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dc.contributor.editorLeung, Sofia Y.
dc.contributor.editorLópez-McKnight, Jorge R.
dc.description.abstractBlack, Indigenous, and Peoples of Color reimagine library and information science through the lens of critical race theory. In Knowledge Justice, Black, Indigenous, and Peoples of Color scholars use critical race theory (CRT) to challenge the foundational principles, values, and assumptions of library and information science and studies (LIS) in the United States. They propel CRT to center stage in LIS, to push the profession to understand and reckon with how white supremacy affects practices, services, curriculum, spaces, and policies. The contributors show that the field is deeply invested in the false idea of its own objectivity and neutrality, and they go on to show how this relates to assumptions about race. Through deep analyses of library and archival collections, scholarly communication, hierarchies of power, epistemic supremacy, children's librarianship, teaching and learning, digital humanities, and the education system, Knowledge Justice challenges LIS to reimagine itself by throwing off the weight and legacy of white supremacy and reaching for racial justice. Contributors Miranda H. Belarde-Lewis (Zuni and Tlingit), Jennifer Brown, Anastasia Chiu, Nicholae Cline (Coharie), Anne Cong-Huyen, Tony Dunbar, Isabel Espinal, Fobazi M. Ettarh, Jennifer A. Ferretti, April M. Hathcock, Todd Honma, Harrison W. Inefuku, Sarah R. Kostelecky (Zuni Pueblo), Kafi Kumasi, Sofia Y. Leung, Jorge R. López-McKnight, Sujei Lugo, Marisa Méndez-Brady, Myrna Morales, Lalitha Nataraj, Vani Natarajan, Antonia P. Olivas, Kush Patel, Torie Quiñonez, Maria Adoria Rios, Tonia Sutherland, Shaundra Walker, Stacie Williams, Rachel E. Winston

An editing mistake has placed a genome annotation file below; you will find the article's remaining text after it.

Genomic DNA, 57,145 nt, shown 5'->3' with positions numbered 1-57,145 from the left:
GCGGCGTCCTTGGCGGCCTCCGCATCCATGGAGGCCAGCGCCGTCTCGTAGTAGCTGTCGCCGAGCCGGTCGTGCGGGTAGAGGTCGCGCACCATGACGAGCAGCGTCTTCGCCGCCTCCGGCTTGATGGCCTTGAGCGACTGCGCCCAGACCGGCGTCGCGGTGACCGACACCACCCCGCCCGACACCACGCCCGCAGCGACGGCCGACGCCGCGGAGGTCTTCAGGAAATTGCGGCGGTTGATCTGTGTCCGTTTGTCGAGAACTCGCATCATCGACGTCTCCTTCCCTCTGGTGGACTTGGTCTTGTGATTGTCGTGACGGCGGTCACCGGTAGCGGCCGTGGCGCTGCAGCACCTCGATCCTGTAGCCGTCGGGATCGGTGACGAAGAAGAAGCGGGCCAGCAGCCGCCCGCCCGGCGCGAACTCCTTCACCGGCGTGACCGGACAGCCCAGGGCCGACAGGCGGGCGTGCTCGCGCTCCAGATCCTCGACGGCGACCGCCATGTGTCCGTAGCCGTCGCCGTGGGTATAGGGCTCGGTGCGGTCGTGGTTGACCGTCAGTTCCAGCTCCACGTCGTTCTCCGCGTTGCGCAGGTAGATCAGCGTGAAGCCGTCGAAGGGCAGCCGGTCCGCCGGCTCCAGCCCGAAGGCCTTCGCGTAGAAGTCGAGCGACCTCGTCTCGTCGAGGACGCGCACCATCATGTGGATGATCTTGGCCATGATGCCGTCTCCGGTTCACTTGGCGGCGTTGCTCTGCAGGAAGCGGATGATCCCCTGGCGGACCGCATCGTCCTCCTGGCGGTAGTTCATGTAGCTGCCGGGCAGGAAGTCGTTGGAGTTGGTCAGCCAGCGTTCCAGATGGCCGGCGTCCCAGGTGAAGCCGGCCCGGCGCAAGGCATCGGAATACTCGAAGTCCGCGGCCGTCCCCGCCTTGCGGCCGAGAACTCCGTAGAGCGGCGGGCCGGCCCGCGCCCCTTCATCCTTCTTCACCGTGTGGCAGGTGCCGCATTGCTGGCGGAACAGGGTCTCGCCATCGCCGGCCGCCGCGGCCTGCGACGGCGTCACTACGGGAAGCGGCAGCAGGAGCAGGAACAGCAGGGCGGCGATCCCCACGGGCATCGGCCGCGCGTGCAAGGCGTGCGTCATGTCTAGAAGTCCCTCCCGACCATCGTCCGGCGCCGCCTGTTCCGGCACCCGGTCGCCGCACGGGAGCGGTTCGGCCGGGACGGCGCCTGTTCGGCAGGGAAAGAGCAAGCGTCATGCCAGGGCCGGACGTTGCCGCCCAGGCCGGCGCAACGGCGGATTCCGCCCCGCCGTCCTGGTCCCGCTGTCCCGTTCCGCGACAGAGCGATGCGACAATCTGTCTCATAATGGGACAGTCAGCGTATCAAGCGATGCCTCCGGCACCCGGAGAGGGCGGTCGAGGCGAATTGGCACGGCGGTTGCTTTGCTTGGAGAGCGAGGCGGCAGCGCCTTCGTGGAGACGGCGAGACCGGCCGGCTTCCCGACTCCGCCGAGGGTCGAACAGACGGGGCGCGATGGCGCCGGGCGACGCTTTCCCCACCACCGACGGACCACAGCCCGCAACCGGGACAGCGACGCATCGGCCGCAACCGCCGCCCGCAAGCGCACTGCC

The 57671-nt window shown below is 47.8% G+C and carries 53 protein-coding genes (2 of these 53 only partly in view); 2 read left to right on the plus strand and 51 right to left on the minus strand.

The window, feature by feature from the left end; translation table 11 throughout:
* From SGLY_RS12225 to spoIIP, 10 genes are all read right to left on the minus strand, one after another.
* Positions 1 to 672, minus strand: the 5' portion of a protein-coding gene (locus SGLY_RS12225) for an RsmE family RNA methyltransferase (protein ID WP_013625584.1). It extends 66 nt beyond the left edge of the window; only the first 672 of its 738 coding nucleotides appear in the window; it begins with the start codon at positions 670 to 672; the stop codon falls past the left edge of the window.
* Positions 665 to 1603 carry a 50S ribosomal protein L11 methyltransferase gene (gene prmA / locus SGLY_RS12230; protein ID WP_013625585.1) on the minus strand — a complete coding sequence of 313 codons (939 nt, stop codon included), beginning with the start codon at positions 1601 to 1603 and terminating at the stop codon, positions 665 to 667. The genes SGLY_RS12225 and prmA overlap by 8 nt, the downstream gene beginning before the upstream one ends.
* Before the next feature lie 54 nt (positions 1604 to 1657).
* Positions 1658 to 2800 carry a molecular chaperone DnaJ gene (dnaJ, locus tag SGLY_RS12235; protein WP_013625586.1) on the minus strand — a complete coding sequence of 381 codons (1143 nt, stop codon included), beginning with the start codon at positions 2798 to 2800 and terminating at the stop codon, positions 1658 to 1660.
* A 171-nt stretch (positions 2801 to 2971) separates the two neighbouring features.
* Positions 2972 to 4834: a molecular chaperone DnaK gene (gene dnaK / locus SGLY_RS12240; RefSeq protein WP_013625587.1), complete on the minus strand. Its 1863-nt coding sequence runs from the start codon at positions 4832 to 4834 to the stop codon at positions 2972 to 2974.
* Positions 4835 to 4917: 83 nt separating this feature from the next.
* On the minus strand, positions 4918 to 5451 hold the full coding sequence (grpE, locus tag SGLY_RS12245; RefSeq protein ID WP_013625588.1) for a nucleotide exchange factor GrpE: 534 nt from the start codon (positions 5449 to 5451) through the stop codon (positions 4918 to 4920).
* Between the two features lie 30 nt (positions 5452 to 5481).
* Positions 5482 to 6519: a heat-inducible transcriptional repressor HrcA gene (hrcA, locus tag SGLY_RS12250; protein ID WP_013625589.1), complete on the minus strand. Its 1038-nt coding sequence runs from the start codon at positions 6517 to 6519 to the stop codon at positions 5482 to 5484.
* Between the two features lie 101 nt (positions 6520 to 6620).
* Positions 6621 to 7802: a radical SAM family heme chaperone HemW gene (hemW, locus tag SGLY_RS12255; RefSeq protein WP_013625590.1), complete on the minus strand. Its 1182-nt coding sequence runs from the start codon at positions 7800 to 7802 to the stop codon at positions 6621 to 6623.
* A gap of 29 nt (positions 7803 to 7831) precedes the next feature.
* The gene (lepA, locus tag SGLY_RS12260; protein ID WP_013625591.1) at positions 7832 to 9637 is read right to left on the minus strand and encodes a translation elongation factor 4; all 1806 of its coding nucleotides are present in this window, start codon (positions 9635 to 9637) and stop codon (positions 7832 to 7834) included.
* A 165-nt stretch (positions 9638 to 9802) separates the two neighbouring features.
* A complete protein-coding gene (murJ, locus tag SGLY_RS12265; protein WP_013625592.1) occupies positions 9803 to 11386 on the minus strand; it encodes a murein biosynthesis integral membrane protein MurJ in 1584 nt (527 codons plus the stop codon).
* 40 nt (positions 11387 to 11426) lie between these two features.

dc.relation.ispartofseriesThe MIT Press
dc.subject.classificationthema EDItEUR::J Society and Social Sciences::JB Society and culture: general::JBF Social and ethical issues::JBFA Social discrimination and social justiceen_US
dc.subject.classificationthema EDItEUR::G Reference, Information and Interdisciplinary subjects::GP Research and information: general::GPJ Coding theory and cryptologyen_US
dc.subject.otherCritical race theory
dc.subject.otherLibrary and Information Studies
dc.subject.otherInformation science
dc.subject.otherKnowledge production
dc.subject.otherSocial justice
dc.subject.otherpeople of color
dc.subject.otherwhite supremacy
dc.subject.otherunited states
dc.titleKnowledge Justice
dc.title.alternativeDisrupting Library and Information Studies through Critical Race Theory
oapen.imprintThe MIT Press

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